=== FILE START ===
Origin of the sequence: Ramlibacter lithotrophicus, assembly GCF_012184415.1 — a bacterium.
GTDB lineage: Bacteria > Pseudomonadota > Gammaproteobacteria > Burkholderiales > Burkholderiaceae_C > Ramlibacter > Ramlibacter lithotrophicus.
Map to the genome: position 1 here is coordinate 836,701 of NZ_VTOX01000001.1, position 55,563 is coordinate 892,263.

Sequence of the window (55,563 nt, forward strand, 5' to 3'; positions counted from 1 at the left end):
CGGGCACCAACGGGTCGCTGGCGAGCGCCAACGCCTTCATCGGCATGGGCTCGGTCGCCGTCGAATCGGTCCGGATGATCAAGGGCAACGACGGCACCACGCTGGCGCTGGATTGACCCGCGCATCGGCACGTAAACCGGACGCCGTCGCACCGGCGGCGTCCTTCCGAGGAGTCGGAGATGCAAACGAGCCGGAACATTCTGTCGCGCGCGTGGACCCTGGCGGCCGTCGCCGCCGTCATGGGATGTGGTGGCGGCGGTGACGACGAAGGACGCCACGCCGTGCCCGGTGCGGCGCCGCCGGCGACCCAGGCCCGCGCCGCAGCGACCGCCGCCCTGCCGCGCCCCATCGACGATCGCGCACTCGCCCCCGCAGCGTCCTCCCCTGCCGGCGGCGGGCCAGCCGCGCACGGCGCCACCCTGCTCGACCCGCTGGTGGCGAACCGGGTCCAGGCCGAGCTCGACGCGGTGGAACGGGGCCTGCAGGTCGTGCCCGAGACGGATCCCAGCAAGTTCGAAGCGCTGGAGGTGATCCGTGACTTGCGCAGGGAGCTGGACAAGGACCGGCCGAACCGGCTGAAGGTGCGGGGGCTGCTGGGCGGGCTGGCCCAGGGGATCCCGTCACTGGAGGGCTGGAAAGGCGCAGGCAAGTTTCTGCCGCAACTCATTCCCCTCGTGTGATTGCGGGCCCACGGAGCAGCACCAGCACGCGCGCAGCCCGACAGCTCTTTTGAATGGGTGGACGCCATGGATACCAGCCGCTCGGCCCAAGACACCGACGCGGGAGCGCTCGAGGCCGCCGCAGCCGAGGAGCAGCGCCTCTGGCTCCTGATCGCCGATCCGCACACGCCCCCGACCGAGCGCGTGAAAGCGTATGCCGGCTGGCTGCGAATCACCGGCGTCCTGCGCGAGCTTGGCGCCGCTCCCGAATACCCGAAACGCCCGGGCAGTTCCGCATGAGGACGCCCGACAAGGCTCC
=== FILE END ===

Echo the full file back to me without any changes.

Origin of the sequence: Ramlibacter lithotrophicus, assembly GCF_012184415.1 — a bacterium.
GTDB lineage: Bacteria > Pseudomonadota > Gammaproteobacteria > Burkholderiales > Burkholderiaceae_C > Ramlibacter > Ramlibacter lithotrophicus.
Map to the genome: position 1 here is coordinate 836,701 of NZ_VTOX01000001.1, position 55,563 is coordinate 892,263.

Sequence of the window (55,563 nt, forward strand, 5' to 3'; positions counted from 1 at the left end):
CGGGCACCAACGGGTCGCTGGCGAGCGCCAACGCCTTCATCGGCATGGGCTCGGTCGCCGTCGAATCGGTCCGGATGATCAAGGGCAACGACGGCACCACGCTGGCGCTGGATTGACCCGCGCATCGGCACGTAAACCGGACGCCGTCGCACCGGCGGCGTCCTTCCGAGGAGTCGGAGATGCAAACGAGCCGGAACATTCTGTCGCGCGCGTGGACCCTGGCGGCCGTCGCCGCCGTCATGGGATGTGGTGGCGGCGGTGACGACGAAGGACGCCACGCCGTGCCCGGTGCGGCGCCGCCGGCGACCCAGGCCCGCGCCGCAGCGACCGCCGCCCTGCCGCGCCCCATCGACGATCGCGCACTCGCCCCCGCAGCGTCCTCCCCTGCCGGCGGCGGGCCAGCCGCGCACGGCGCCACCCTGCTCGACCCGCTGGTGGCGAACCGGGTCCAGGCCGAGCTCGACGCGGTGGAACGGGGCCTGCAGGTCGTGCCCGAGACGGATCCCAGCAAGTTCGAAGCGCTGGAGGTGATCCGTGACTTGCGCAGGGAGCTGGACAAGGACCGGCCGAACCGGCTGAAGGTGCGGGGGCTGCTGGGCGGGCTGGCCCAGGGGATCCCGTCACTGGAGGGCTGGAAAGGCGCAGGCAAGTTTCTGCCGCAACTCATTCCCCTCGTGTGATTGCGGGCCCACGGAGCAGCACCAGCACGCGCGCAGCCCGACAGCTCTTTTGAATGGGTGGACGCCATGGATACCAGCCGCTCGGCCCAAGACACCGACGCGGGAGCGCTCGAGGCCGCCGCAGCCGAGGAGCAGCGCCTCTGGCTCCTGATCGCCGATCCGCACACGCCCCCGACCGAGCGCGTGAAAGCGTATGCCGGCTGGCTGCGAATCACCGGCGTCCTGCGCGAGCTTGGCGCCGCTCCCGAATACCCGAAACGCCCGGGCAGTTCCGCATGAGGACGCCCGACAAGGCTCC